The spots of the overexpressed proteins (compared to the healthy archaeological samples) were excised from the gel with a razorblade, placed in Eppendorf tubes, and destained by washing three times for 10 min in 200 µL of 50% (v/v) acetonitrile solution containing 50 mM NH4HCO3. Proteins were then reduced by 50 µL of 20 mM dithiotreitol, 100 mM NH4HCO3 and acetonitrile 5% for 1 h at 55°C and alkylated in 50 µL of 20 mM iodoacetamide solution. The gel pieces were dehydrated at room temperature by a Speed Vac Concentrator (Speed Vac Plus, SC100A, Savant) and covered with 10 µL of modified trypsin (Promega, Madison, WI, sequencing grade) (0.04 mg×mL−1) in Tris buffer (2.5 mM, pH 8.5) and left at 37°C overnight. The excised spots were crushed and peptides were extracted in an ultrasonic bath (15 min) with 15 µL aqueous solution of acetonitrile and formic acid (49/50/1 v/v/v).

MALDI TOF/TOF Mass Spectrometry-based Identification of the Ancient Proteins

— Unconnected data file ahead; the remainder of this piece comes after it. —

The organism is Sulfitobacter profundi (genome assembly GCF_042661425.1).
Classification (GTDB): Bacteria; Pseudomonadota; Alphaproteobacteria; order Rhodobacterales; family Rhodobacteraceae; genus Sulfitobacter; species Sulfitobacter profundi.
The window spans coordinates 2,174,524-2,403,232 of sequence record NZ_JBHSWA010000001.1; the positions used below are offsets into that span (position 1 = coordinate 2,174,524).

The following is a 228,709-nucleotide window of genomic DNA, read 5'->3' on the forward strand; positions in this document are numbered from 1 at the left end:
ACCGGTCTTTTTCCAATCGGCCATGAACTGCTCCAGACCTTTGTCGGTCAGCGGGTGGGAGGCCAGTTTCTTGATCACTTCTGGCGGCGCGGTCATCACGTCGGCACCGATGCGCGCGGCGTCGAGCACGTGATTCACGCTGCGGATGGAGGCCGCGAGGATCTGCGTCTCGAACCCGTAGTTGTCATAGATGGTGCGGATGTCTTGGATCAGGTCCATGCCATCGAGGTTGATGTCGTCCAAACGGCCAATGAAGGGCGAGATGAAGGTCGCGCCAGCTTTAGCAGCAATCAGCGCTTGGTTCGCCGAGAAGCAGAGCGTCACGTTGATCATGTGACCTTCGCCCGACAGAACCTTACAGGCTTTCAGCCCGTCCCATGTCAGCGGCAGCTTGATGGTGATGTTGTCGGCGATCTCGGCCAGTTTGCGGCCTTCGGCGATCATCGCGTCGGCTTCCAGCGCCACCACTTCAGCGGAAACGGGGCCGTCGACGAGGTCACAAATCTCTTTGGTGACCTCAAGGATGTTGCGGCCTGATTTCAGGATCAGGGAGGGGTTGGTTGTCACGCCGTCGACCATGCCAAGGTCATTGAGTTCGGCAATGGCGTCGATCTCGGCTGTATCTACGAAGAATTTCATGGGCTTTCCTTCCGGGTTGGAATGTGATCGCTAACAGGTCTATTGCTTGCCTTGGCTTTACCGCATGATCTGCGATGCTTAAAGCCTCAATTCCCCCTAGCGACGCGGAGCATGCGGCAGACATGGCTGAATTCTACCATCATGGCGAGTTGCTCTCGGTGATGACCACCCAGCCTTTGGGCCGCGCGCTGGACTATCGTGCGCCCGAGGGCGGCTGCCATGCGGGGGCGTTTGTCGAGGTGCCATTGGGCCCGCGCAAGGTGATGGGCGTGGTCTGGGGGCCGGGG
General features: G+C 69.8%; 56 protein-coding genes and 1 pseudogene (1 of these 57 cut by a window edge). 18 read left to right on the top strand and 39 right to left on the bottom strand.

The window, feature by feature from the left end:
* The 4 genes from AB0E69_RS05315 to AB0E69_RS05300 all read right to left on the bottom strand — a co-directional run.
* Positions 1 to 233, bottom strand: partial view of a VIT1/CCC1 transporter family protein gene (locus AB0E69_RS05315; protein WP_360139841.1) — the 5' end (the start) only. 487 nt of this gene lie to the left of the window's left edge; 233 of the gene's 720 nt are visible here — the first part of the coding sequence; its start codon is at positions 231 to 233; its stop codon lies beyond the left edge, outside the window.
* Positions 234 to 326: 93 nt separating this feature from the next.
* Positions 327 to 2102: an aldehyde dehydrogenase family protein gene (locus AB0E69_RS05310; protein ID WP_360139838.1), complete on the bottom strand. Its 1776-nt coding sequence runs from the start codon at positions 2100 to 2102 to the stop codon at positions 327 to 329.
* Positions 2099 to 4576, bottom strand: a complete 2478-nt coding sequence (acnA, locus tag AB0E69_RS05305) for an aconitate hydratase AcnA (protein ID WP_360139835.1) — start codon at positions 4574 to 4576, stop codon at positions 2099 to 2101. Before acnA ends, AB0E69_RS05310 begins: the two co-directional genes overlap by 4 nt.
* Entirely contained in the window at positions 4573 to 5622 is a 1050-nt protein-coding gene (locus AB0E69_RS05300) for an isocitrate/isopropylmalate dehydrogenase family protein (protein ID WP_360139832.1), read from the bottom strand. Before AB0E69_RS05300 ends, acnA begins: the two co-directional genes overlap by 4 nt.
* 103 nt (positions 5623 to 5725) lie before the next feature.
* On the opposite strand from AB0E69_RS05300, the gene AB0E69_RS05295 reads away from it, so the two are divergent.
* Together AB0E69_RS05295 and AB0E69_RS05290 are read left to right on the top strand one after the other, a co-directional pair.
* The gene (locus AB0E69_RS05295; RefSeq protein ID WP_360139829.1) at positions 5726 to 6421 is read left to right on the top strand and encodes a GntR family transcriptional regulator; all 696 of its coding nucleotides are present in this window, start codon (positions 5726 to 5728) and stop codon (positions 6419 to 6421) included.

After extraction the peptide solutions were lyophilized and redissolved in 0.1% trifluoroacetic acid (TFA). The aqueous solutions of the lyophilized protein digests were concentrated and desalted by using C18 ZipTip SPE pipette tips (Millipore Kft, Budapest, Hungary) then the purified peptides were eluted directly onto the target plate (MTP 384 massive target T, Bruker Daltonics, Bremen, Germany) by using of 3 µL of a saturated matrix solution, prepared fresh every day by dissolving α-cyano-4-hydroxycinnamic acid (CHCA) in acetonitrile/0.1% TFA (1/2, v/v). The mass spectrometer used in this work was an Autoflex II TOF/TOF (Bruker Daltonics, Bremen, Germany) operated in reflectron mode for peptide mass fingerprinting (PMF) or LIFT mode for LID (laser induced decay) and CID (collision induced decay). The FlexControl 2.4 software was used to control the instrument. The accelerating voltage was set to 20.00 kV. The instrument uses a 337 nm nitrogen laser (model MNL-205MC, Lasertechnik Berlin GmbH., Berlin, Germany). External calibration was performed in each case using Bruker Peptide Calibration Standard (#206195 Peptide Calibration Standard, Bruker Daltonics, Bremen, Germany). Peptide masses were acquired in the range of m/z 700 to m/z 5000. Each spectrum was produced by accumulating data from 1000 consecutive laser shots. Singly charged monoisotopic peptide masses were searched against Swiss-Prot and NCBI nr databases (last accessed: 11/19/2012) by utilizing the MASCOT database search engine (version 2.2) (, Matrix Science Ltd., London, UK) and Bruker ProteinScape server 2.1 (Bruker Daltonics, Bremen, Germany). Maximum one missed tryptic cleavage was considered, and the mass tolerance for monoisotopic peptide masses was set to 80 ppm. Carbamidomethylation was set as global modification while methionine oxidation was set as variable modification. Additionally LID and CID fragmentation of the matched peptides were carried out for MALDI TOF/TOF to provide further evidence for the presence of the identified proteins.